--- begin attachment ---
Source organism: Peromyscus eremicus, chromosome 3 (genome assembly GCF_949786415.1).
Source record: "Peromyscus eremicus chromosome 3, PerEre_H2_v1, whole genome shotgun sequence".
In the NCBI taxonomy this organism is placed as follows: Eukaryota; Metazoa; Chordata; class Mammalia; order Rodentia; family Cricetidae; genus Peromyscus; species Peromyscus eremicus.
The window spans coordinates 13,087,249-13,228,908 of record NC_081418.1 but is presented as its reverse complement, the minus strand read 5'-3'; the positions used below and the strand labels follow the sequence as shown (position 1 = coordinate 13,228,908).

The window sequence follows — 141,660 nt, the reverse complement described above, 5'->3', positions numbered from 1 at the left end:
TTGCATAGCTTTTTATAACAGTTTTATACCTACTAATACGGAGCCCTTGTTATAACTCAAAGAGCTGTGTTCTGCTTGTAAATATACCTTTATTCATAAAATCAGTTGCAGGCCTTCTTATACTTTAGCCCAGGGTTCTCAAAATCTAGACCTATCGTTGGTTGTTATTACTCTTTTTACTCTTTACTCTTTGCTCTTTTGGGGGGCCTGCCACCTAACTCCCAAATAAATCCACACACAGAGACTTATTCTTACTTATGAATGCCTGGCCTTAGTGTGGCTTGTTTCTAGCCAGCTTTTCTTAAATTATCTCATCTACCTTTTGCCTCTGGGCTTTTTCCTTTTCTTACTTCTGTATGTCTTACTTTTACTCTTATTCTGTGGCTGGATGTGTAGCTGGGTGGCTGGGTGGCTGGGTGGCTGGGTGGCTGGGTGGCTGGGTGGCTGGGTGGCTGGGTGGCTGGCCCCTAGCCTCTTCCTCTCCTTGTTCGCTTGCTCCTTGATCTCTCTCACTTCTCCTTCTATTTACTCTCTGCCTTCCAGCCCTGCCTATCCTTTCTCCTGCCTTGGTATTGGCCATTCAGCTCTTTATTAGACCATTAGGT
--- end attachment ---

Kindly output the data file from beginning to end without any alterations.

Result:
Source organism: Peromyscus eremicus, chromosome 3 (genome assembly GCF_949786415.1).
Source record: "Peromyscus eremicus chromosome 3, PerEre_H2_v1, whole genome shotgun sequence".
In the NCBI taxonomy this organism is placed as follows: Eukaryota; Metazoa; Chordata; class Mammalia; order Rodentia; family Cricetidae; genus Peromyscus; species Peromyscus eremicus.
The window spans coordinates 13,087,249-13,228,908 of record NC_081418.1 but is presented as its reverse complement, the minus strand read 5'-3'; the positions used below and the strand labels follow the sequence as shown (position 1 = coordinate 13,228,908).

The window sequence follows — 141,660 nt, the reverse complement described above, 5'->3', positions numbered from 1 at the left end:
TTGCATAGCTTTTTATAACAGTTTTATACCTACTAATACGGAGCCCTTGTTATAACTCAAAGAGCTGTGTTCTGCTTGTAAATATACCTTTATTCATAAAATCAGTTGCAGGCCTTCTTATACTTTAGCCCAGGGTTCTCAAAATCTAGACCTATCGTTGGTTGTTATTACTCTTTTTACTCTTTACTCTTTGCTCTTTTGGGGGGCCTGCCACCTAACTCCCAAATAAATCCACACACAGAGACTTATTCTTACTTATGAATGCCTGGCCTTAGTGTGGCTTGTTTCTAGCCAGCTTTTCTTAAATTATCTCATCTACCTTTTGCCTCTGGGCTTTTTCCTTTTCTTACTTCTGTATGTCTTACTTTTACTCTTATTCTGTGGCTGGATGTGTAGCTGGGTGGCTGGGTGGCTGGGTGGCTGGGTGGCTGGGTGGCTGGGTGGCTGGGTGGCTGGGTGGCTGGCCCCTAGCCTCTTCCTCTCCTTGTTCGCTTGCTCCTTGATCTCTCTCACTTCTCCTTCTATTTACTCTCTGCCTTCCAGCCCTGCCTATCCTTTCTCCTGCCTTGGTATTGGCCATTCAGCTCTTTATTAGACCATTAGGT